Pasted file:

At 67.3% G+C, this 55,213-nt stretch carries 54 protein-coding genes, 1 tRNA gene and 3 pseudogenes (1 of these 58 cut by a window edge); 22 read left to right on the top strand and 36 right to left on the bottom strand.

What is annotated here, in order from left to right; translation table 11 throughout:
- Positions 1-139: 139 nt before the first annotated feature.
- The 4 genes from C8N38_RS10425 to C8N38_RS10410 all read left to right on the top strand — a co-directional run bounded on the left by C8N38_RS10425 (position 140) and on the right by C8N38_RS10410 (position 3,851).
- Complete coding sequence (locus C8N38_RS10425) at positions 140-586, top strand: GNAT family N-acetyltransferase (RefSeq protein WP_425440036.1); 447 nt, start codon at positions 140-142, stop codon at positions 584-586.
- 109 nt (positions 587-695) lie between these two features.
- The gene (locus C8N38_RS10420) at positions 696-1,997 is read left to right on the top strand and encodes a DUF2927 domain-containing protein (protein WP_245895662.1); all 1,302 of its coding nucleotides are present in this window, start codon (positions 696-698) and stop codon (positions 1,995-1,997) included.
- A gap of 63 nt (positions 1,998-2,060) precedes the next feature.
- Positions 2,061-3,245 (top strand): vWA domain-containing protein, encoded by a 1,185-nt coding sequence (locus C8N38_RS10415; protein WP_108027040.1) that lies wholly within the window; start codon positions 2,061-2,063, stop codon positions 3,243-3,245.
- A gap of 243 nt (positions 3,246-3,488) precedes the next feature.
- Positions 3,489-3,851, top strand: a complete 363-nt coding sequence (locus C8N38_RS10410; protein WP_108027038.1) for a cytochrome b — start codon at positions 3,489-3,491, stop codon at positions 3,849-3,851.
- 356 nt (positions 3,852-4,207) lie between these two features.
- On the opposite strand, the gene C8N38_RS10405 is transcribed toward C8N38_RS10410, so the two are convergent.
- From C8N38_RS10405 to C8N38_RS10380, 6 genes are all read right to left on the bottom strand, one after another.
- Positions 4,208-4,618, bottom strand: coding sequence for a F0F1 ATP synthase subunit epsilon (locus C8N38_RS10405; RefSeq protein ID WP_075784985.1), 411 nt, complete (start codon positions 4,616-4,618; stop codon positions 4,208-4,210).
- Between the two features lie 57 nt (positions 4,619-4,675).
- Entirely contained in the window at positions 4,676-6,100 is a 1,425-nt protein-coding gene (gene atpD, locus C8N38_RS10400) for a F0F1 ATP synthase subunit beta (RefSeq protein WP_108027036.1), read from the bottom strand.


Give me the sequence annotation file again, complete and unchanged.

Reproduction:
At 67.3% G+C, this 55,213-nt stretch carries 54 protein-coding genes, 1 tRNA gene and 3 pseudogenes (1 of these 58 cut by a window edge); 22 read left to right on the top strand and 36 right to left on the bottom strand.

What is annotated here, in order from left to right; translation table 11 throughout:
- Positions 1-139: 139 nt before the first annotated feature.
- The 4 genes from C8N38_RS10425 to C8N38_RS10410 all read left to right on the top strand — a co-directional run bounded on the left by C8N38_RS10425 (position 140) and on the right by C8N38_RS10410 (position 3,851).
- Complete coding sequence (locus C8N38_RS10425) at positions 140-586, top strand: GNAT family N-acetyltransferase (RefSeq protein WP_425440036.1); 447 nt, start codon at positions 140-142, stop codon at positions 584-586.
- 109 nt (positions 587-695) lie between these two features.
- The gene (locus C8N38_RS10420) at positions 696-1,997 is read left to right on the top strand and encodes a DUF2927 domain-containing protein (protein WP_245895662.1); all 1,302 of its coding nucleotides are present in this window, start codon (positions 696-698) and stop codon (positions 1,995-1,997) included.
- A gap of 63 nt (positions 1,998-2,060) precedes the next feature.
- Positions 2,061-3,245 (top strand): vWA domain-containing protein, encoded by a 1,185-nt coding sequence (locus C8N38_RS10415; protein WP_108027040.1) that lies wholly within the window; start codon positions 2,061-2,063, stop codon positions 3,243-3,245.
- A gap of 243 nt (positions 3,246-3,488) precedes the next feature.
- Positions 3,489-3,851, top strand: a complete 363-nt coding sequence (locus C8N38_RS10410; protein WP_108027038.1) for a cytochrome b — start codon at positions 3,489-3,491, stop codon at positions 3,849-3,851.
- 356 nt (positions 3,852-4,207) lie between these two features.
- On the opposite strand, the gene C8N38_RS10405 is transcribed toward C8N38_RS10410, so the two are convergent.
- From C8N38_RS10405 to C8N38_RS10380, 6 genes are all read right to left on the bottom strand, one after another.
- Positions 4,208-4,618, bottom strand: coding sequence for a F0F1 ATP synthase subunit epsilon (locus C8N38_RS10405; RefSeq protein ID WP_075784985.1), 411 nt, complete (start codon positions 4,616-4,618; stop codon positions 4,208-4,210).
- Between the two features lie 57 nt (positions 4,619-4,675).
- Entirely contained in the window at positions 4,676-6,100 is a 1,425-nt protein-coding gene (gene atpD, locus C8N38_RS10400) for a F0F1 ATP synthase subunit beta (RefSeq protein WP_108027036.1), read from the bottom strand.